How History Museum on the Square Makes Learning Accessible

History Museum on the Square incorporates NaviLens for an improved and inclusive visitor experience.

By Lauren Flynn

Jun 2024

Photos by Katy St. ClairNaviLens provides an inclusive experience for the visually impaired by allowing guests to scan QR codes for information. Purchase Photo

In recent months, History Museum on the Square (154 Park Central Square, Springfield; 417-831-1976) has been using a new program that will enhance the guest experience and provide more accessibility to the museum’s exhibits.

The museum has an interactive, engaging environment where people can learn about Springfield, Missouri and its history. Even though it contains many exhibits and extensive information, staff members realized that these features were not easily reachable for everyone. “Our goal is to be more accessible so that everybody can learn our stories,” says the museum’s business manager, Charlotte McCoy. They decided to make improvements by adding NaviLens as a new feature.

NaviLens is an app that is designed to help those who are visually impaired and those who do not have English as their first language. Without it, some people struggle to see the panels and read the information they display. Through the app, people can scan a series of QR codes on the museum’s first floor that will tell them about various exhibits and provide wayfinding guides. It gives the option to read the marker’s information out loud and has 33 different language settings including sign language.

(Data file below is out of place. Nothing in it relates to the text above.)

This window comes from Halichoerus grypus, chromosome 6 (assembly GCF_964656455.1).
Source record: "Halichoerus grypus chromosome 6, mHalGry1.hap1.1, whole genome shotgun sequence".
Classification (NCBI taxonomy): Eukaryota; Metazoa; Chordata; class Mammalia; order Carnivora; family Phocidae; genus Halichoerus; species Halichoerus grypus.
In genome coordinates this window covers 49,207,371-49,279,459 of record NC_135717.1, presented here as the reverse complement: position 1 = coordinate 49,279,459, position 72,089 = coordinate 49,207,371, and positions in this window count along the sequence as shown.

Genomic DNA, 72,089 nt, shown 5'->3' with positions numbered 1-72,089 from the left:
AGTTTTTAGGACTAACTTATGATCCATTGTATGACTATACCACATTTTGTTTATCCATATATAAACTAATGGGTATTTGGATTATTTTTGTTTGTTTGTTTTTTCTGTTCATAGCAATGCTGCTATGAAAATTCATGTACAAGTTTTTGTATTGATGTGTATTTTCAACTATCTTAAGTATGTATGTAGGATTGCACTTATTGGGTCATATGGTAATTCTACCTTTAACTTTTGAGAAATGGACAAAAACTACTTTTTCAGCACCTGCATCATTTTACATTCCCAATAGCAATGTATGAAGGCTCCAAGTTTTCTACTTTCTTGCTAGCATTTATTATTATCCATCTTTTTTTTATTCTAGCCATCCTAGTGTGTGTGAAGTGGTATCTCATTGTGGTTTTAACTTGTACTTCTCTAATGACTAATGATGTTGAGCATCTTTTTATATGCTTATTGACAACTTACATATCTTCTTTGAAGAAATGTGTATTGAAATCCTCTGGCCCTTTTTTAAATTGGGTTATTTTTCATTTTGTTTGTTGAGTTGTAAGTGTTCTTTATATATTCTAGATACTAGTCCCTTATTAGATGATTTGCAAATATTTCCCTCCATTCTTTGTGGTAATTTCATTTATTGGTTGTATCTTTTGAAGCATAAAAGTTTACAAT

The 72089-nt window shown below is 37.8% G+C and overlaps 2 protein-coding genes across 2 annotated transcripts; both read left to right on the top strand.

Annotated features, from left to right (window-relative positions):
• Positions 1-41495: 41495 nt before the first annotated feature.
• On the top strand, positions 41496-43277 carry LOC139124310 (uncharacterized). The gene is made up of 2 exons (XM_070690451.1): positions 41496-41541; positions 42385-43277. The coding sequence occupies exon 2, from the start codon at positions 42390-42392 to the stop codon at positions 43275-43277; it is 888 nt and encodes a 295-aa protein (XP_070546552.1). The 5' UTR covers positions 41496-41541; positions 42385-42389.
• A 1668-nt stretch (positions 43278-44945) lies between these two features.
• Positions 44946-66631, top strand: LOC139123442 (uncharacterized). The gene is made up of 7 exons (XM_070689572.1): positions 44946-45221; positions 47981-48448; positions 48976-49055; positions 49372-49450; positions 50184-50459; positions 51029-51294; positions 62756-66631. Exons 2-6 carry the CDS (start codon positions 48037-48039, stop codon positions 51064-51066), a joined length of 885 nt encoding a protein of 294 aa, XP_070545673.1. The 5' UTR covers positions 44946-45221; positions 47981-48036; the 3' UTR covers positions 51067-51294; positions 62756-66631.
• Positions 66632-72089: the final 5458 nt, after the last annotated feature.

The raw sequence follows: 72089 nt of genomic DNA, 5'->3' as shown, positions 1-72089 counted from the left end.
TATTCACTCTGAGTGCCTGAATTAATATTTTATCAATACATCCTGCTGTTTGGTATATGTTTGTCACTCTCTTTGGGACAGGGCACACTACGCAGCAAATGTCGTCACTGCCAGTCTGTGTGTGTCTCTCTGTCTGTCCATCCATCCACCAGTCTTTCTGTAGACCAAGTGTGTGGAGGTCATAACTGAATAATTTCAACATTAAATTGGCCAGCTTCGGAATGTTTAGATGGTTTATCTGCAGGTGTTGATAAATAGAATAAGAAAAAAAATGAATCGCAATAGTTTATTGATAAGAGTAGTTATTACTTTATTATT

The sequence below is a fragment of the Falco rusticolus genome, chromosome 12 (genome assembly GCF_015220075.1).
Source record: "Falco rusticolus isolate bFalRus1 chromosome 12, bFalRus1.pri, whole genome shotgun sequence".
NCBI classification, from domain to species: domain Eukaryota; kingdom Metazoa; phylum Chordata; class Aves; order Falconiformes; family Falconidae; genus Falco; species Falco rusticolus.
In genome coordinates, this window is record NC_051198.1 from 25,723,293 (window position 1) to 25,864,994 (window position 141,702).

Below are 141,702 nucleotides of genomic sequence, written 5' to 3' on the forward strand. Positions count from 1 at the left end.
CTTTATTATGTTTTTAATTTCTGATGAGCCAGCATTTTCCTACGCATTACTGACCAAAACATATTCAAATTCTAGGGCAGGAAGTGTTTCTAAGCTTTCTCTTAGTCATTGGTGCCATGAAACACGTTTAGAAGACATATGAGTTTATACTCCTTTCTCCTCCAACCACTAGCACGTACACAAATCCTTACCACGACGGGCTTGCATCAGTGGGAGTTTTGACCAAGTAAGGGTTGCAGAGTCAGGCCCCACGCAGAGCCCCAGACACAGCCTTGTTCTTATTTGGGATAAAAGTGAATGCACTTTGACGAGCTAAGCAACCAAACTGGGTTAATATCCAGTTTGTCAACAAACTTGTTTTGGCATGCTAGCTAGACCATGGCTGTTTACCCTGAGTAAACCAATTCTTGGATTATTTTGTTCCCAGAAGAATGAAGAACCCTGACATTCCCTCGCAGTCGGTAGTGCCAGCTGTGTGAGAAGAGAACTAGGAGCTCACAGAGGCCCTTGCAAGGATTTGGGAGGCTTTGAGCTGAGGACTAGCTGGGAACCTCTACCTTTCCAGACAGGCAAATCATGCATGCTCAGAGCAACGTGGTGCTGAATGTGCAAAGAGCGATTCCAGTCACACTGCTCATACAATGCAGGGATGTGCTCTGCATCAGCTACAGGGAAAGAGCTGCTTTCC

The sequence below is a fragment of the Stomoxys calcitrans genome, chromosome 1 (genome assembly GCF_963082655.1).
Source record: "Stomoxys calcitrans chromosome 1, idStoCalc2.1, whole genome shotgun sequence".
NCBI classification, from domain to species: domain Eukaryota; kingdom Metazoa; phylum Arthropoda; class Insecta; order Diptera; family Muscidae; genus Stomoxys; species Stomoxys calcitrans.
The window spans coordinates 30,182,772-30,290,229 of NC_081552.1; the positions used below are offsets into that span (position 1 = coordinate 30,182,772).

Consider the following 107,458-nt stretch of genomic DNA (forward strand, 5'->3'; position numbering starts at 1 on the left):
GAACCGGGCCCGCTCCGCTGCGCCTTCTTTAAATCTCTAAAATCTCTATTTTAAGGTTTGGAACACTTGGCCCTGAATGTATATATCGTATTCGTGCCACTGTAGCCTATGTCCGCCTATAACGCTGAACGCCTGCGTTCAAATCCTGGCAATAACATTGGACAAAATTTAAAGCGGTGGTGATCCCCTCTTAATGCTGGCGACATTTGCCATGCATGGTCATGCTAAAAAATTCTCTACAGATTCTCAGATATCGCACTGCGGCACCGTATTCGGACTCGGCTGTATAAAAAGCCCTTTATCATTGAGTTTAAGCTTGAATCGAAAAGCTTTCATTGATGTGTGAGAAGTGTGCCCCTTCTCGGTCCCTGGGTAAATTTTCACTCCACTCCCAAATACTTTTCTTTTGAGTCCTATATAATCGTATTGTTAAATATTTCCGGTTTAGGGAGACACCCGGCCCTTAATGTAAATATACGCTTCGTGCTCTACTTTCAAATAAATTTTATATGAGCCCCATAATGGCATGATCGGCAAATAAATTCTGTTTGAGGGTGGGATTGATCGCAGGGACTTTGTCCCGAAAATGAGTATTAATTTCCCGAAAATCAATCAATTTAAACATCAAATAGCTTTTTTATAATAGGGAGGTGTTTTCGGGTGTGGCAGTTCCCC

Only nine markers are currently available, but the museum is planning to expand NaviLens access. “We’ve got mostly safety ones, such as the exit, staircase, restrooms and elevator, but then we have the marker in front of the Native American gallery, which talks about that actual gallery,” says McCoy. She also plans to have signage on the glass window located in front of the museum, so people using NaviLens can scan it and learn about the museum. 

McCoy says that they decided to incorporate NaviLens after the Missouri Federation of the Blind—Springfield Chapter came for a tour. McCoy says that she is a visual learner and would rather watch videos and experience the interactives than read each panel. “This might not be as easy for a visually impaired person. Therefore, the museum is excited to implement a tool that will help,” she says. They were able to learn more about the wayfinding NaviLens app from a museum staff member who took a trip to Europe and used the app in English.

History Museum on the Square’s facts and features provide amazing opportunities for people to learn more about Springfield. With NaviLens, the history will be able to reach more people. “We want to make sure that we’re sharing the stories with everyone,” McCoy says.